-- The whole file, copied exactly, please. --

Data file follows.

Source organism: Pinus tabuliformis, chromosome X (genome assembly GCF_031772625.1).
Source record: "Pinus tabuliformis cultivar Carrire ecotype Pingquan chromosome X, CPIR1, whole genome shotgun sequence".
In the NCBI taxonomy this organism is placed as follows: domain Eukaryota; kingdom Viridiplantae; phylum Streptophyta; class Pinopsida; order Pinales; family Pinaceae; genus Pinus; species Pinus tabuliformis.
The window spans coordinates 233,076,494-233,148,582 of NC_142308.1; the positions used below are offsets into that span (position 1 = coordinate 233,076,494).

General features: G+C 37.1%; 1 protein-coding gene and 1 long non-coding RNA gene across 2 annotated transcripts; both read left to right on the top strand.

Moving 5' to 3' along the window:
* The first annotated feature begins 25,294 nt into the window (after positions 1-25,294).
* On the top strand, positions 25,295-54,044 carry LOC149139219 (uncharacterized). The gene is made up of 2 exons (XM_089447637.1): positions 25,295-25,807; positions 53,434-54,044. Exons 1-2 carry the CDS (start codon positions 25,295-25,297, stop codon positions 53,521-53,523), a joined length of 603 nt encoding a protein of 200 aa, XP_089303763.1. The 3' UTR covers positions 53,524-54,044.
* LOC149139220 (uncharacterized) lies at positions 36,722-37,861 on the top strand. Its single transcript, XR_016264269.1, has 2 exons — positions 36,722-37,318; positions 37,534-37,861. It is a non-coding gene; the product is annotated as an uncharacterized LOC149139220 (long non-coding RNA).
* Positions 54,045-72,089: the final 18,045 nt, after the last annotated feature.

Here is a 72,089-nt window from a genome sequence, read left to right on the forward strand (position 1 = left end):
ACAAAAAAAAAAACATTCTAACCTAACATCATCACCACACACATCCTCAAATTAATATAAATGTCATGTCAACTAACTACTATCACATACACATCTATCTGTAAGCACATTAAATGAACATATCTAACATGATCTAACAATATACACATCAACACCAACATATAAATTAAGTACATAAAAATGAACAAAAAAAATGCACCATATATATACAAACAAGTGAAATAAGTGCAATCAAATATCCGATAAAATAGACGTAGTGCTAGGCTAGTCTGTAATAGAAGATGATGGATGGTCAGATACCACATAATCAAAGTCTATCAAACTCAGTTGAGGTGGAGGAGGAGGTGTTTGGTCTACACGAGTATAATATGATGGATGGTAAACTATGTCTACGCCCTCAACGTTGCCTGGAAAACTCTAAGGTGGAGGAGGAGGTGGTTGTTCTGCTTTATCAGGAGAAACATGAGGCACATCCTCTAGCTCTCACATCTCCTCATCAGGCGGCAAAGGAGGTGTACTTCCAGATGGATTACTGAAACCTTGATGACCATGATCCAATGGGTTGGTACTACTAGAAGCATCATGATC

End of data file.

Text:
Source organism: Pinus tabuliformis, chromosome X (genome assembly GCF_031772625.1).
Source record: "Pinus tabuliformis cultivar Carrire ecotype Pingquan chromosome X, CPIR1, whole genome shotgun sequence".
In the NCBI taxonomy this organism is placed as follows: domain Eukaryota; kingdom Viridiplantae; phylum Streptophyta; class Pinopsida; order Pinales; family Pinaceae; genus Pinus; species Pinus tabuliformis.
The window spans coordinates 233,076,494-233,148,582 of NC_142308.1; the positions used below are offsets into that span (position 1 = coordinate 233,076,494).

General features: G+C 37.1%; 1 protein-coding gene and 1 long non-coding RNA gene across 2 annotated transcripts; both read left to right on the top strand.

Moving 5' to 3' along the window:
* The first annotated feature begins 25,294 nt into the window (after positions 1-25,294).
* On the top strand, positions 25,295-54,044 carry LOC149139219 (uncharacterized). The gene is made up of 2 exons (XM_089447637.1): positions 25,295-25,807; positions 53,434-54,044. Exons 1-2 carry the CDS (start codon positions 25,295-25,297, stop codon positions 53,521-53,523), a joined length of 603 nt encoding a protein of 200 aa, XP_089303763.1. The 3' UTR covers positions 53,524-54,044.
* LOC149139220 (uncharacterized) lies at positions 36,722-37,861 on the top strand. Its single transcript, XR_016264269.1, has 2 exons — positions 36,722-37,318; positions 37,534-37,861. It is a non-coding gene; the product is annotated as an uncharacterized LOC149139220 (long non-coding RNA).
* Positions 54,045-72,089: the final 18,045 nt, after the last annotated feature.

Here is a 72,089-nt window from a genome sequence, read left to right on the forward strand (position 1 = left end):
ACAAAAAAAAAAACATTCTAACCTAACATCATCACCACACACATCCTCAAATTAATATAAATGTCATGTCAACTAACTACTATCACATACACATCTATCTGTAAGCACATTAAATGAACATATCTAACATGATCTAACAATATACACATCAACACCAACATATAAATTAAGTACATAAAAATGAACAAAAAAAATGCACCATATATATACAAACAAGTGAAATAAGTGCAATCAAATATCCGATAAAATAGACGTAGTGCTAGGCTAGTCTGTAATAGAAGATGATGGATGGTCAGATACCACATAATCAAAGTCTATCAAACTCAGTTGAGGTGGAGGAGGAGGTGTTTGGTCTACACGAGTATAATATGATGGATGGTAAACTATGTCTACGCCCTCAACGTTGCCTGGAAAACTCTAAGGTGGAGGAGGAGGTGGTTGTTCTGCTTTATCAGGAGAAACATGAGGCACATCCTCTAGCTCTCACATCTCCTCATCAGGCGGCAAAGGAGGTGTACTTCCAGATGGATTACTGAAACCTTGATGACCATGATCCAATGGGTTGGTACTACTAGAAGCATCATGATC